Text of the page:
Bookmark:
Delicious Digg Newsvine Google Yahoo Reddit Magnoliacom Furl Facebook

Related News Press

News and information

Explaining how 2-D materials break at the atomic level January 20th, 2017

New research helps to meet the challenges of nanotechnology: Research helps to make the most of nanoscale catalytic effects for nanotechnology January 20th, 2017

Ultra-precise chip-scale sensor detects unprecedentedly small changes at the nanoscale January 20th, 2017

Nanometrics to Announce Fourth Quarter and Full Year Financial Results on February 7, 2017 January 19th, 2017

Announcements

New research helps to meet the challenges of nanotechnology: Research helps to make the most of nanoscale catalytic effects for nanotechnology January 20th, 2017

Ultra-precise chip-scale sensor detects unprecedentedly small changes at the nanoscale January 20th, 2017

Chemists Cook up New Nanomaterial and Imaging Method: Nanomaterials can store all kinds of things, including energy, drugs and other cargo January 19th, 2017

National Space Society Congratulates SpaceX on the Falcon 9's Return to Flight January 19th, 2017

Interviews/Book Reviews/Essays/Reports/Podcasts/Journals/White papers

Explaining how 2-D materials break at the atomic level January 20th, 2017

New research helps to meet the challenges of nanotechnology: Research helps to make the most of nanoscale catalytic effects for nanotechnology January 20th, 2017

Ultra-precise chip-scale sensor detects unprecedentedly small changes at the nanoscale January 20th, 2017

Chemists Cook up New Nanomaterial and Imaging Method: Nanomaterials can store all kinds of things, including energy, drugs and other cargo January 19th, 2017

Energy

Chemists Cook up New Nanomaterial and Imaging Method: Nanomaterials can store all kinds of things, including energy, drugs and other cargo January 19th, 2017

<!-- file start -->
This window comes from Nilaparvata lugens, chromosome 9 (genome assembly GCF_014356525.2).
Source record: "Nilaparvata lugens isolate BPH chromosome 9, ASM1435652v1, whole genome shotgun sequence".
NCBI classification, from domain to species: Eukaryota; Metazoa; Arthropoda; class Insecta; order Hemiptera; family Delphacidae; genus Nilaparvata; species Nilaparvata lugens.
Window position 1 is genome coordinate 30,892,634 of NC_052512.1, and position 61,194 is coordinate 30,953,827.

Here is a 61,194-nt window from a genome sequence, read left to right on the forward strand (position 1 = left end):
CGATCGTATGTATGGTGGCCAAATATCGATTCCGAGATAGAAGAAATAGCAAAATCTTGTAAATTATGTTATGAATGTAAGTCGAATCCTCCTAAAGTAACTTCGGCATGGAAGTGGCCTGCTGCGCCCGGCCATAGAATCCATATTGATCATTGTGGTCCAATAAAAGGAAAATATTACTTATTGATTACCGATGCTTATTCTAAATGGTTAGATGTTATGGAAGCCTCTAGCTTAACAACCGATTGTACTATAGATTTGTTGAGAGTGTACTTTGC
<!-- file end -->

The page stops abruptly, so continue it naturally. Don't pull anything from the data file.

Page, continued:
Dressing a metal in various colors: DGIST research developed a technology to coat metal with several nanometers of semiconducting materials January 17th, 2017

Stability challenge in perovskite solar cell technology: New research reveals intrinsic instability issues of iodine-containing perovskite solar cells December 26th, 2016

Nanoscale 'conversations' create complex, multi-layered structures: New technique leverages controlled interactions across surfaces to create self-assembled materials with unprecedented complexity December 22nd, 2016

Solar/Photovoltaic

Chemists Cook up New Nanomaterial and Imaging Method: Nanomaterials can store all kinds of things, including energy, drugs and other cargo January 19th, 2017

Dressing a metal in various colors: DGIST research developed a technology to coat metal with several nanometers of semiconducting materials January 17th, 2017

Stability challenge in perovskite solar cell technology: New research reveals intrinsic instability issues of iodine-containing perovskite solar cells December 26th, 2016

Going green with nanotechnology December 21st, 2016

NanoNews-Digest
The latest news from around the world, FREE




  Premium Products
NanoNews-Custom
Only the news you want to read!
 Learn More
NanoTech-Transfer
University Technology Transfer & Patents
 Learn More
NanoStrategies
Full-service, expert consulting
 Learn More











ASP
Nanotechnology Now Featured Books




NNN

The Hunger Project